Aaliyah Ashley-Meek has enjoyed the highs and struggled through the lows during her career at West Valley, and heading into the final week of her final season in black and orange, the senior wants to make sure it ends on another high.
“I’m the only player on this team to have played in the state tournament,” she said. “We don’t talk much about it, to be honest. But I want my teammates to experience that.”
A talented, two-sport athlete, Ashley-Meek’s basketball career started on a high note, as she helped the Eagles to a third-place trophy in the 2010 State Class 2A tournament. But despite having most of that squad back, the Eagles did not make the 2011 tournament.
Most of the group played both volleyball and basketball, and Ashley-Meek became a designated playmaker in both sports: a three-time first-team All Great Northern League setter in volleyball; second-team All GNL point guard a year ago.
“I grew up playing with Shaniqua (Nilles) and Hannah (Love) all the time,” Ashley-Meek said. “In volleyball I was a defensive specialist as a freshman, and then as a sophomore I was moved to setter and given the keys. They made my job easy. In basketball it was a bit more of a challenge, but really, it was about getting them the ball.”
“They were great basketball players and once they were gone, everything changed. Last year, after they had all graduated, we had trouble figuring out who we were. We couldn’t do the things we could do when they were here.”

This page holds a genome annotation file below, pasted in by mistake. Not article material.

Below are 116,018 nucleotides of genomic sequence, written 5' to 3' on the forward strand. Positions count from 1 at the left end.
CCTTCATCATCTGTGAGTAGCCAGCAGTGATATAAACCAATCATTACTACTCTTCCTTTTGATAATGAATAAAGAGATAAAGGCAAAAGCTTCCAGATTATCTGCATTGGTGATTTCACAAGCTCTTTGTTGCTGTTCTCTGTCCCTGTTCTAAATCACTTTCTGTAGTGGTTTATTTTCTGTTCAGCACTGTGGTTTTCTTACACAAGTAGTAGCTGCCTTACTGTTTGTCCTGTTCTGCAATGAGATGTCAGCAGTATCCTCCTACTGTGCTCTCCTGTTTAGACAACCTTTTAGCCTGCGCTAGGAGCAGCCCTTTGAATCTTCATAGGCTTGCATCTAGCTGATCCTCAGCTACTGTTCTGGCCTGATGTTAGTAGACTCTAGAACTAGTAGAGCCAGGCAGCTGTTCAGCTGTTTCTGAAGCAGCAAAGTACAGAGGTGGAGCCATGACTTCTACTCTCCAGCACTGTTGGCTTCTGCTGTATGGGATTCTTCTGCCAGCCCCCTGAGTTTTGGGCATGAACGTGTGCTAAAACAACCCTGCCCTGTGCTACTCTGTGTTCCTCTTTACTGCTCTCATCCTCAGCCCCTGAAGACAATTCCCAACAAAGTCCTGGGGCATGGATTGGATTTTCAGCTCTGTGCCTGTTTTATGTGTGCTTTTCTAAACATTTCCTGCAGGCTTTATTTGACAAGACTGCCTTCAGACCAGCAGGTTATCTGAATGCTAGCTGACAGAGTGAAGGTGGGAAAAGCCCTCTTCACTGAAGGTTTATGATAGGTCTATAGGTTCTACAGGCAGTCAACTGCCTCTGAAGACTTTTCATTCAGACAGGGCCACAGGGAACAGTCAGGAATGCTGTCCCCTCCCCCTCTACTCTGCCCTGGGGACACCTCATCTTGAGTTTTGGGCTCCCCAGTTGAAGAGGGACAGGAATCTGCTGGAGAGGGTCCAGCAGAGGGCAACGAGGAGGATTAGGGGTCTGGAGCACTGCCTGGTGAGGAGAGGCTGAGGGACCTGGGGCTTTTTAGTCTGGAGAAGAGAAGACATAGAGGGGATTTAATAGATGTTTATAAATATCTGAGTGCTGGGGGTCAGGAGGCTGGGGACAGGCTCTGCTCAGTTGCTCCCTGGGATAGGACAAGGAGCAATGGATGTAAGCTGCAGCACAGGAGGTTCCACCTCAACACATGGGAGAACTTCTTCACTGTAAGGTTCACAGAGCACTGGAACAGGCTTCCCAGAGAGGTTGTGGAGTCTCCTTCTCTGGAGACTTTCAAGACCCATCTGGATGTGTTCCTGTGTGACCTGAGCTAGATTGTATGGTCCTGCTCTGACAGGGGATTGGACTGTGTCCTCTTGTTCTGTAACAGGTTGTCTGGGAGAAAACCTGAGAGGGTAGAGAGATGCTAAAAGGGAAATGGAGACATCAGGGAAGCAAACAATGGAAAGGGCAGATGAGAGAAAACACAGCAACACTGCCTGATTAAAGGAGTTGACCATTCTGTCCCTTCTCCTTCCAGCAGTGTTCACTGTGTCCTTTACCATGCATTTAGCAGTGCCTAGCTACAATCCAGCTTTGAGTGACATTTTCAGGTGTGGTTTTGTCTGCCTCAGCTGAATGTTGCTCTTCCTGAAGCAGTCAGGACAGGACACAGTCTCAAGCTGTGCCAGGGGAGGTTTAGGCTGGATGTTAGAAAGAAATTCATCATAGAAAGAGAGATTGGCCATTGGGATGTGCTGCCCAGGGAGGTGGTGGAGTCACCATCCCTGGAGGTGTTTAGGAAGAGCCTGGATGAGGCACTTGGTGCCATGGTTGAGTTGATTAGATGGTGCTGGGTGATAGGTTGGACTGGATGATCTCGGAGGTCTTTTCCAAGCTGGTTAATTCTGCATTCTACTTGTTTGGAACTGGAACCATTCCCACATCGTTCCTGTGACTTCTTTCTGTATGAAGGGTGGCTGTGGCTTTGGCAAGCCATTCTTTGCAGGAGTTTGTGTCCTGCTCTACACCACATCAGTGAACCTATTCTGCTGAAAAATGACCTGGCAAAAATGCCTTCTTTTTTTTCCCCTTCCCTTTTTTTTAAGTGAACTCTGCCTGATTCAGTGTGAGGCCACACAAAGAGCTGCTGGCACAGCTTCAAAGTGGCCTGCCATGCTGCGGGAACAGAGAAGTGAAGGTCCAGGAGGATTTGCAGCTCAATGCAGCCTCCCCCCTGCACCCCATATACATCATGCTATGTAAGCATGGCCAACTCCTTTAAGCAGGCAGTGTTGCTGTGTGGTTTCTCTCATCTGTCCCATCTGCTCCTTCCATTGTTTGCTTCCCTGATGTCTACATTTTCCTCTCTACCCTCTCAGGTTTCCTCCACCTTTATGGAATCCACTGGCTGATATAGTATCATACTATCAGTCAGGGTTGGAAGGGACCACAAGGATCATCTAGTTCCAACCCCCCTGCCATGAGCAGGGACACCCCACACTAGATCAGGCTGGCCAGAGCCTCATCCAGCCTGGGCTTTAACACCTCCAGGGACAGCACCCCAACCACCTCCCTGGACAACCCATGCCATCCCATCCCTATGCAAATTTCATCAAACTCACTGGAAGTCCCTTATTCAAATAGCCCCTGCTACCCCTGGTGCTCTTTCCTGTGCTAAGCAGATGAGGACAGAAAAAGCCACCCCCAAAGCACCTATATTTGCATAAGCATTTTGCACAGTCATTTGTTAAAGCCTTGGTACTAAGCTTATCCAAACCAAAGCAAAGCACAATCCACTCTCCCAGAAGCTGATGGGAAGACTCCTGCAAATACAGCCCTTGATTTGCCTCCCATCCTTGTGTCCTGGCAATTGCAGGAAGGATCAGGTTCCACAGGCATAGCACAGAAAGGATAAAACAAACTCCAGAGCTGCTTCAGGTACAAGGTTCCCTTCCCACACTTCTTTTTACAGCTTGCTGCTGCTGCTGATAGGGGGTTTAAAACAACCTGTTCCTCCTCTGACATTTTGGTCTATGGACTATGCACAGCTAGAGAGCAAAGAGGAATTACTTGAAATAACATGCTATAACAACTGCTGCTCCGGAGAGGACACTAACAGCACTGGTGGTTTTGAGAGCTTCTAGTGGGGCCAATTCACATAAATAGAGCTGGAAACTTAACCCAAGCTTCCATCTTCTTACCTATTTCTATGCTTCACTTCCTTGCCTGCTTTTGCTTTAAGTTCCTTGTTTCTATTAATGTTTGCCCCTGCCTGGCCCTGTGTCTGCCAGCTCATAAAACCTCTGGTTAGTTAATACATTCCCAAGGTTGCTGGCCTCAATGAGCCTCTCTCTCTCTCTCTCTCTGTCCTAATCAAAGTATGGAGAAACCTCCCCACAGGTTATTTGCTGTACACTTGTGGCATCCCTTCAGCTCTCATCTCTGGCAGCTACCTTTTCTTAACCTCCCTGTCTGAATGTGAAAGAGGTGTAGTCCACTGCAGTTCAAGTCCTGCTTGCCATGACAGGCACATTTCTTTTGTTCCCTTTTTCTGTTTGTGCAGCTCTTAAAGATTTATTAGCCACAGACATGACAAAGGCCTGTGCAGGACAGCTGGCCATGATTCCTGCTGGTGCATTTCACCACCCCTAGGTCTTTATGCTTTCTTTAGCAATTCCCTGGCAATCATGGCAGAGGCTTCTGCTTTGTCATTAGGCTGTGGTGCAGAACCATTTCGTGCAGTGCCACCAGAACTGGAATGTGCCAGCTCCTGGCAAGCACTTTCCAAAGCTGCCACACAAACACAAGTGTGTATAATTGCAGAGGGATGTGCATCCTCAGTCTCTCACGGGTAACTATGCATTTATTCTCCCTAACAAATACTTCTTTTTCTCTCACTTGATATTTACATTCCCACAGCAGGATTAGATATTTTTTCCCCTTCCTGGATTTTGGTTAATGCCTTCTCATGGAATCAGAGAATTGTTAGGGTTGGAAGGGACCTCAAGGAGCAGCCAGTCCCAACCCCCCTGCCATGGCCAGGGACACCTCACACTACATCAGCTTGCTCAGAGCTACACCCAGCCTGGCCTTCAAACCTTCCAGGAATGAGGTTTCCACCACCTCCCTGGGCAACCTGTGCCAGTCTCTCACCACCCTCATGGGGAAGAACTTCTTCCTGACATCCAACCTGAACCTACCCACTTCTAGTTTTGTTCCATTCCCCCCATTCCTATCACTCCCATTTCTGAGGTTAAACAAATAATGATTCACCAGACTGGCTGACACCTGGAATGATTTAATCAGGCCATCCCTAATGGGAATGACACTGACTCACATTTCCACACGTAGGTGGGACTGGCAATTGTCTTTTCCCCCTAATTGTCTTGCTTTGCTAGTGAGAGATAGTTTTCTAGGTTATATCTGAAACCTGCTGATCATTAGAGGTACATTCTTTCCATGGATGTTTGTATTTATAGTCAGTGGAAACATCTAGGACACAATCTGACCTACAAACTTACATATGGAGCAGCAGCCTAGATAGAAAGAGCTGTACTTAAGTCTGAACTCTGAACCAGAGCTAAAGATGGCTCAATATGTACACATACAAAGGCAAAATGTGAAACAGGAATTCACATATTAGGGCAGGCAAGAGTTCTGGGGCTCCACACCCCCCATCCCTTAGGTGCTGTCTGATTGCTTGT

Basketball coach Lorin Carlon kept his reminders gentle, but firm, she said.
“He kept telling us that he’d been there when we’d only won two games all season and that he’d been there when we finished third in the state,” she said. “We weren’t the best team he’d ever had and we were far from the worst.
“It finally started to click for us by the end of the season.”
Still, no one predicted great success for the 2012-’13 Eagles, and the fact that West Valley heads into the final two games of the regular season deadlocked with Pullman for first-place in the GNL standings is a measure of vindication.
But it’s not enough.
“The way it stands now, if we finish tied with Pullman we would have home-court advantage so long as we keep winning at district,” Ashley-Meek explained. “We won the tie-breaker with Pullman, so if we have a rematch with them in the district championship game, it would be on our home court, the same court we practice on every day, and in front of our fans.”
Pullman is the team that sticks in the back of everyone’s mind, Ashley-Meek said.
“We have our spirit game with East Valley and they’re our traditional rival,” she said. “They’re our neighbors and it’s a natural rivalry. But really, our rival in league is Pullman. We always end up going head-to-head with Pullman. It’s a great rivalry that way and those games are fun to play in.
“We’ll be in the gym getting ready to play our next game and (assistant) coach (Jamie) Nilles will say ‘That effort is not going to get it done against Pullman.’ You have to get ready to play each game, but you can still be conscious of what it takes to beat a team like Pullman and still prepare for them, too.”
There’s a new element coming into each of these final games, Ashley-Meek said. The team is like a family, but with each game there’s a sense that the ending is just one page closer.
“We’re all very close,” she said. “We love each other and we have so much fun together. But at the same time, I don’t think any of us are going to go on and play basketball at the next level. That makes these games that much more important because we may not be playing any more beyond this.”